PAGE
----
I first became aware of Noelle Stevenson through Tumblr, about five years ago. At the time, she had gained an online following for the comics she drew about movies she’d watched (Thor, The Lord of the Rings, X-Men) and general fandom experiences, like this one. She was funny and relatable, but what kept me coming back were her comments on the depiction of female characters and general misogyny in the comics industry. For example, she drew this comic about her experiences with “self-appointed gatekeepers” who make many would-be comic readers feel unwelcome. Stevenson also started the Hawkey Initiative, where she pointed out the trend of unrealistic and sexist “strong female character” poses in superhero comics and suggested that they could be fixed by replacing the character with Hawkeye doing the same thing. She invited artists to send in their creations, and the results were both hilarious and deeply uncomfortable,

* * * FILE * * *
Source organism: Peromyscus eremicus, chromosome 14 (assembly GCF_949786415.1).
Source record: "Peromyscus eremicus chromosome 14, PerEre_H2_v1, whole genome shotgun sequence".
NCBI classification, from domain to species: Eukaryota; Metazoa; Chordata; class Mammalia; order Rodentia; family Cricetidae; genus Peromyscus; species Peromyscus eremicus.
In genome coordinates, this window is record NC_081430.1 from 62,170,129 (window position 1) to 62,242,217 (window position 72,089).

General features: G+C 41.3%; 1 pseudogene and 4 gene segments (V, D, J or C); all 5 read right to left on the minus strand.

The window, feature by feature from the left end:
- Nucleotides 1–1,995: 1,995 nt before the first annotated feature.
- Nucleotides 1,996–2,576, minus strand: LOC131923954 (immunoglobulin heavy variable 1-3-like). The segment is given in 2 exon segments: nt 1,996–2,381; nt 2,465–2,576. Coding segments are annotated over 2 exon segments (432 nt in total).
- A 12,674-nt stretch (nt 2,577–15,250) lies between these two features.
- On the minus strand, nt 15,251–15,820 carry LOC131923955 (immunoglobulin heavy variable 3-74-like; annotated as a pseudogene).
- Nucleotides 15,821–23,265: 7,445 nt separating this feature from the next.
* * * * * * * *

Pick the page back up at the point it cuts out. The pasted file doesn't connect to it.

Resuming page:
At twenty-five years old, Stevenson is now working as an industry professional, and in 2015 her popular web comic Nimona was published by HarperTeen.
I’m very pleased to say that there is not a single boobs-and-butt panel to be found.
Willesden is the setting of both this book and Smith’s debut novel, “White Teeth.”
(I wish my rating system allowed for a more nuanced rating, like 3.5 stars. This book is flawed, but still really great. More on that later.)